They are four widely divergent types; the motive that drives each one of them to crime is peculiar to that person, and each one would employ a different method. The deduction must, therefore, be entirely psychological, but it is none the less interesting for that, because when all is said and done it is the mind of the murderer that is of supreme interest.

It was a soft purring voice a voice/used deliberately as an
inStrument–nothing impulsive or unpremeditated about it.
Hercule Poirot swung round.
He bowed.

The door of Mr. Shaitana’s flat opened noiselessly. A grey-haired butler drew it
back to let Poirot enter. He closed it equally noiselessly and deftly relieved the
guest of his overcoat and hat.

The man who came in did so with a kind of parody of a brisk bedside manner.
He was a cheerful, highly-coloured individual of middle age. Small twinkling eyes,
a touch of baldness, a tendency to embonpoint and a general air of well-scrubbed
and disinfected medical practitio/er. His manner was cheerful and confident. You
felt that his diagnosis would be correct and his treatments agreeable and
practical “a little champagne in convalescence perhaps.” A man of the world!

“In real life people don’t bother about being too subtle, Mrs. Oliver,” said the
superintendent. “They usually stick to arsenic because it’s nice and handy to get
hold of.”
“Nonsense,” said Mrs. Oliver. “That’s simply because there are lots of crimes
you people at Scotland Yard never find out. Now if you hada woman there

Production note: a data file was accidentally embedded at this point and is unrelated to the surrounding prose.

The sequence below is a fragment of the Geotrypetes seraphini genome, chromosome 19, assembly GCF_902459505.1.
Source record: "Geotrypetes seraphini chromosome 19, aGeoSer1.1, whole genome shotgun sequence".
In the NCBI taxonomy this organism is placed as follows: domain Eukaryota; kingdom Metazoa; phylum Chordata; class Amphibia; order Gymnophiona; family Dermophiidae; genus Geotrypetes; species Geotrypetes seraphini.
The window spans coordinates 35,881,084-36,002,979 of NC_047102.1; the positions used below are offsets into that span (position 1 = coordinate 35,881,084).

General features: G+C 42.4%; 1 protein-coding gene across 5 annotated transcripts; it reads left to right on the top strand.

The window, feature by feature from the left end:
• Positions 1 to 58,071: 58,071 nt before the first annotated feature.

“As a matter of fact we have ”
“Yes, those dreadful policewomen in funny hats who bother people in parks. I
mean a woman at the head of things. Women know about crime.”
“They’re usually very successful criminals,” said Superintendent Battle.
“Keep their heads well. It’s amazing how they’ll brazen things out.”
Mr. Shaitana laughed gently.
“Poison is a woman’s weapon,” he said. “There must be many secret women
poisoners–never found out.”
“Of course there are,” said Mrs. Oliver happily, helping herself lavishly to a mousse of foie gras.

The firelight gleamed on the crystal stoppers. Always an artist in lighting, Mr. Shaitana had simulated the appearance of a merely firelit room. A small shaded lamp at his elbow gave him light to read by if he so desired. Discreet floodlighting gave the room a subdued glow. A slightly stronger light shone over the bridge table, from whence the monotonous
ejaculations continued.

“It’s impossible!” cried Mrs. Oliver. “Absolutely impossible. None of those
people can be criminals.”Superintendent Battle shook his head thoughtfully.”I wouldn’t be so sure of that, Mrs. Oliver. Murderers look and behave very  much like everybody else. Nice, quiet, well-behaved, reasonable folk very often.” “In that case, it’s Dr. Roberts,” said Mrs. Oliver firmly. “I felt instinctively that there was something wrong with that man as soon as I saw him. My instincts  never lie.”
“Didn’t get any extra change out of her,” commented Battle. “Put me in my place,
too. She’s the old-fashioned kind, full of consideration for others, but arrogant as
the devil! I can’t believe she did it, but you never know! She’s got plenty of
resolution.

“I should have kept him to the end,” said Mrs. Oliver. “In a book, I mean,”
she added apologetically.
“Real life’s a bit different,” said Battle.
“I know,” said Mrs. Oliver. “Badly constructed.”